From Beirut to Jerusalem
|Author||Thomas L. Friedman|
|Subject||Lebanon, Israel, Palestine|
|Genre||Current affairs, memoir|
|Publisher||Farrar, Straus & Giroux |
Anchor Books (1990)
August 1990 (first paperback, expanded)
|Followed by||The Lexus and the Olive Tree|
From Beirut to Jerusalem (1989) is a book by American journalist Thomas L. Friedman chronicling his days as a reporter in Beirut during the Lebanese Civil War and in Jerusalem through the first year of the Intifada.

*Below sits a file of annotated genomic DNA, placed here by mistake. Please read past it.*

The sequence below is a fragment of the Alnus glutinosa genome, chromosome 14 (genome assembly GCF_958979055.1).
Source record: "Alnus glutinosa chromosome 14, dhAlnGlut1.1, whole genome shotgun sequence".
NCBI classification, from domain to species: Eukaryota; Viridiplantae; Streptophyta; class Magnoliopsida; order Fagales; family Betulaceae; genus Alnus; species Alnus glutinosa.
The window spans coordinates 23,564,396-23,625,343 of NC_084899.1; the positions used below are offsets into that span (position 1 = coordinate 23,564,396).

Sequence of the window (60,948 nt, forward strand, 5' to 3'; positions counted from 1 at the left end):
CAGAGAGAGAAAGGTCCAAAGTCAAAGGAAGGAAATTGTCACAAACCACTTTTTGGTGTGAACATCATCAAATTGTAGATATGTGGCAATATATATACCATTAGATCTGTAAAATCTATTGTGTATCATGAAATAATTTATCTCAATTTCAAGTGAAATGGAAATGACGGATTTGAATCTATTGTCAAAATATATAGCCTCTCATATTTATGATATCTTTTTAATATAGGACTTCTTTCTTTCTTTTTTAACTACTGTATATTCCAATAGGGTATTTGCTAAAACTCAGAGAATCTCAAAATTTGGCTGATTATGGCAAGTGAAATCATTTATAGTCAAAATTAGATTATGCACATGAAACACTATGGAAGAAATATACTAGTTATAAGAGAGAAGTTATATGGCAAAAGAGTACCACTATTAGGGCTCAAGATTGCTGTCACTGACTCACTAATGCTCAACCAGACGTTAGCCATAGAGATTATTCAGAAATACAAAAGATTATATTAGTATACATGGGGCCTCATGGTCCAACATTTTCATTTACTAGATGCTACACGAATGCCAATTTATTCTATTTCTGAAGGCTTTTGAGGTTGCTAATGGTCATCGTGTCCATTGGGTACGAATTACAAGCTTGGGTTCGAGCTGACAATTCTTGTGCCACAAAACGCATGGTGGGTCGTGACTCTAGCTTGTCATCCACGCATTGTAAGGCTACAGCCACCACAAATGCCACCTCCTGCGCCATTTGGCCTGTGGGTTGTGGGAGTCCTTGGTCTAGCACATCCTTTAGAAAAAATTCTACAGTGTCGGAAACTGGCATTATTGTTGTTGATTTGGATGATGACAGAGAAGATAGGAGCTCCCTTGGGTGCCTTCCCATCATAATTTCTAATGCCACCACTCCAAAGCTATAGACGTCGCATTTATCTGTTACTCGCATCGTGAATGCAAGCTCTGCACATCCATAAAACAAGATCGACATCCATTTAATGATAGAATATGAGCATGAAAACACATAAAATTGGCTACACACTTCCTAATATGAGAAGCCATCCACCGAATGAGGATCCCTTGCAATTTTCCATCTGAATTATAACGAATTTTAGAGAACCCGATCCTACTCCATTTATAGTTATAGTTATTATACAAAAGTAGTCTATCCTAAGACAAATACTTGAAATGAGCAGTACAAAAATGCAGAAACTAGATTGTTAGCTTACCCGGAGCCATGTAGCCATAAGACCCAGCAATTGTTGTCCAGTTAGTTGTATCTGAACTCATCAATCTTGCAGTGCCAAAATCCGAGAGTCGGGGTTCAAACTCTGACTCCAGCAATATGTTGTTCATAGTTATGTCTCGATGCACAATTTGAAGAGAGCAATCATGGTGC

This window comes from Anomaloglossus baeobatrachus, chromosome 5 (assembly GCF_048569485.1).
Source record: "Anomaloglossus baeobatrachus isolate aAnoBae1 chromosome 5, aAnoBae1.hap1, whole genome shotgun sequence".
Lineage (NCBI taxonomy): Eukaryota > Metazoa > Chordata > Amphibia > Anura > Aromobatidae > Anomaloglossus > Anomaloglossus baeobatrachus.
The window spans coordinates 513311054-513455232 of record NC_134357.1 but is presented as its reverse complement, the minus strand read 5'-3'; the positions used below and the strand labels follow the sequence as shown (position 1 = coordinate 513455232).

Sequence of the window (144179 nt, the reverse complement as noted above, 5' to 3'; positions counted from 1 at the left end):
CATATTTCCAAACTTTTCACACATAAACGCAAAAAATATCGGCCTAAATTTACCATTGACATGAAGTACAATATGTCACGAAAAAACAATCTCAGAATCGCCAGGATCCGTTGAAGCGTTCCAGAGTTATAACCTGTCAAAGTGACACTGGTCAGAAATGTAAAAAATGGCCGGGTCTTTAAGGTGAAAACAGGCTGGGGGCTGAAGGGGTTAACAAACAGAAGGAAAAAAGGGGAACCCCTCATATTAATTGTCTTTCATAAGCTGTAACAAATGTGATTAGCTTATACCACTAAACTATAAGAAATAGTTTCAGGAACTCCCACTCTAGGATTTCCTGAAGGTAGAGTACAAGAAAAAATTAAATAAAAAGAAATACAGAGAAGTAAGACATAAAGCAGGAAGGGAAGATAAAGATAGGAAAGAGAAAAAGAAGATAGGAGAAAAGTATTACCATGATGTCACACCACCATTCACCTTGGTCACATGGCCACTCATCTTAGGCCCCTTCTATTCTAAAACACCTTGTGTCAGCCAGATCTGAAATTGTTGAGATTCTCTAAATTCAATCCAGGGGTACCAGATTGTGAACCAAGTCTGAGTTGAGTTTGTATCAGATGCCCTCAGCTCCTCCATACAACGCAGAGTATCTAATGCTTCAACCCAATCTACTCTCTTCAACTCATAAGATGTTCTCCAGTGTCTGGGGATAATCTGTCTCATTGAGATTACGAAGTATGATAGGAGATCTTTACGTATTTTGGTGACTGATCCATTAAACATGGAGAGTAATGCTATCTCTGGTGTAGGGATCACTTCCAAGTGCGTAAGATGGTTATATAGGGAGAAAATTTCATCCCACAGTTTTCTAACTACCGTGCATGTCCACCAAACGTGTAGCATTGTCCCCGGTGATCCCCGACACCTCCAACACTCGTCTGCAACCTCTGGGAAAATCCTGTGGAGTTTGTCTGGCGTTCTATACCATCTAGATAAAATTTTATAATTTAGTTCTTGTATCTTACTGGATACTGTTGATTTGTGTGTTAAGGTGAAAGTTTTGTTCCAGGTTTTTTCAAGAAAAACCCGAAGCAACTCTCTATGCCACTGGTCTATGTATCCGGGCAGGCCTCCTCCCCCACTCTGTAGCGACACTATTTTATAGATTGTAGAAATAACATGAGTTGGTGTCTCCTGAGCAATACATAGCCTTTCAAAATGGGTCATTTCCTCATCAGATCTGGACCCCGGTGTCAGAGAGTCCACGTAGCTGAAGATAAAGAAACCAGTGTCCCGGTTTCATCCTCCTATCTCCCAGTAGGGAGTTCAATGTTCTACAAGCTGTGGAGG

Friedman wrote a 17-page epilogue for the first paperback edition (Anchor Books, 1990) concerning the potential for peaceful resolution in Israel and Palestine.
It received the 1989 National Book Award for Nonfiction and also the Cornelius Ryan Award. In a book review for The Village Voice, Edward Said criticized what he saw as a naive, arrogant, and orientalist account of the Israel–Palestine conflict.
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